The nation's Tier 1 wireless carriers and federal agencies are coming together to deliver an SMS-based alert system for mobile phone users, with the service beginning later this year in New York City and Washington, D.C. The much-debated service will be available for customers on Verizon Wireless (NYSE:VZ), AT&T Mobility (NYSE:T), Sprint Nextel (NYSE:S) and T-Mobile USA.
Along with the FCC, the Federal Emergency Management Agency is coordinating with the carriers on the free service, which was formally unveiled today in New York. The system, known as the Personal Localized Alerting Network, or PLAN, will be available on some phones that have specially enabled chips and software by the end of the year, and will be rolled out on a nationwide basis next year. Carriers said they will require the chipset to be in all phones.
The system will send out alerts issued by the president as well as for emergencies and Amber Alerts for missing children. Only users within the affected areas will receive the alerts, and subscribers can opt out of all alerts except those sent by the president. The alerts will be routed through local cell towers, and the alerts will be accompanied by a unique signal and vibration.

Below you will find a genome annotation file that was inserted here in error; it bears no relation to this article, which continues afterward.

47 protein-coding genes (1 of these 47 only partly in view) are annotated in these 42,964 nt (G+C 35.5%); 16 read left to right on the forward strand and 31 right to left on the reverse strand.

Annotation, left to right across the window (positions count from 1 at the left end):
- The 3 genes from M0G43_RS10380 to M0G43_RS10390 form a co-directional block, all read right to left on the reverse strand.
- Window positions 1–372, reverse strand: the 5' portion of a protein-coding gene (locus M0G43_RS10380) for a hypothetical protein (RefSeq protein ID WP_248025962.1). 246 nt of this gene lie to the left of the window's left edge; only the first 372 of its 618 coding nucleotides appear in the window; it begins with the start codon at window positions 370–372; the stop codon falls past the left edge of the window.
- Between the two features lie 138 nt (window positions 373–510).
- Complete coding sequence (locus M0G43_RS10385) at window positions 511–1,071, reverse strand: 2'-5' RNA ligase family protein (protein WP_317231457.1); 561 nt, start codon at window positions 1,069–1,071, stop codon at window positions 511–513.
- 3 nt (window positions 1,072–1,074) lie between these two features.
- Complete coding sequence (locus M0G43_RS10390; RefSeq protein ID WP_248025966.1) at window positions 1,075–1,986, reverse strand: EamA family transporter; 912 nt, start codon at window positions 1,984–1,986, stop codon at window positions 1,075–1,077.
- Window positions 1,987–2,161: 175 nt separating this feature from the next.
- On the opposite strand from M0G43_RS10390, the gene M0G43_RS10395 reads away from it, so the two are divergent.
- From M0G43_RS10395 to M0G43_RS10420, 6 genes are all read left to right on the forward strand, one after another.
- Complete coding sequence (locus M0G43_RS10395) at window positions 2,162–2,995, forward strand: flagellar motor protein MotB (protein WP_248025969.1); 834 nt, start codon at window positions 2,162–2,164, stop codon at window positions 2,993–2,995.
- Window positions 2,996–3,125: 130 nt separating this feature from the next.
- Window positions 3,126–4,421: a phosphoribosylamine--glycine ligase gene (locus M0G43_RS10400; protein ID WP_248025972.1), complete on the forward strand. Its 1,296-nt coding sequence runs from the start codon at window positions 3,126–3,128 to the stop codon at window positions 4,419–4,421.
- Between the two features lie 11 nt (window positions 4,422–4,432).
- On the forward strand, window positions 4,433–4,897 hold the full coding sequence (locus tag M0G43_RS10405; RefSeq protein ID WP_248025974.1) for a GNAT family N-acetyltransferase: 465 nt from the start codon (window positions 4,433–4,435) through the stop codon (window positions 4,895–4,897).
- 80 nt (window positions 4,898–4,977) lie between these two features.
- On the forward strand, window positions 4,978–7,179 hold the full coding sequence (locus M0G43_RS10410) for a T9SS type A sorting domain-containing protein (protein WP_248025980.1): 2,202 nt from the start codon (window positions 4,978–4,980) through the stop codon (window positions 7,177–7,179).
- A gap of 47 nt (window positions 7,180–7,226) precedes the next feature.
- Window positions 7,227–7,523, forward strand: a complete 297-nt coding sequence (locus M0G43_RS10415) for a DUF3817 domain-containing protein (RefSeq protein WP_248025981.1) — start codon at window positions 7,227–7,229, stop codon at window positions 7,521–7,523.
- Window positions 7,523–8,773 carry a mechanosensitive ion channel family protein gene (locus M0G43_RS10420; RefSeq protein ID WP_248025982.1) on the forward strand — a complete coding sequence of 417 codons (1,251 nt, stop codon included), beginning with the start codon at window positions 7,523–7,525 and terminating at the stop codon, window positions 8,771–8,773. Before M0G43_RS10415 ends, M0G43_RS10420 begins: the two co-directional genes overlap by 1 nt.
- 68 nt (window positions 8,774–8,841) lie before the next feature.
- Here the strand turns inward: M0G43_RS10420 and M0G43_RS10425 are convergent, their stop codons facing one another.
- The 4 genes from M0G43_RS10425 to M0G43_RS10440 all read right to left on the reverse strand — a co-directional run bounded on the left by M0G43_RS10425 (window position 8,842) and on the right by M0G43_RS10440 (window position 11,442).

"This is the ability to have your mobile device be an emergency alert device," FCC Chairman Julius Genachowski told Bloomberg. "Government officials can send alerts in the event of major disasters, can do it on a localized basis, and can make sure that the alerts get through even if there's network congestion."
"We don't expect the alerts to be frequent," Genachowski told the New York Times. "They will be reserved for when they are truly needed, for tornadoes or for disasters like 9/11."
The emergency alert service appears separate from the push to upgrade the nation's aging 911 system. The FCC is investigating a next-generation 911 system that would allow Americans to send pictures, video, text messages and emails to 911 answering points.
- see this release
- see this Bloomberg article
- see this Washington Post article
- see this NYT article
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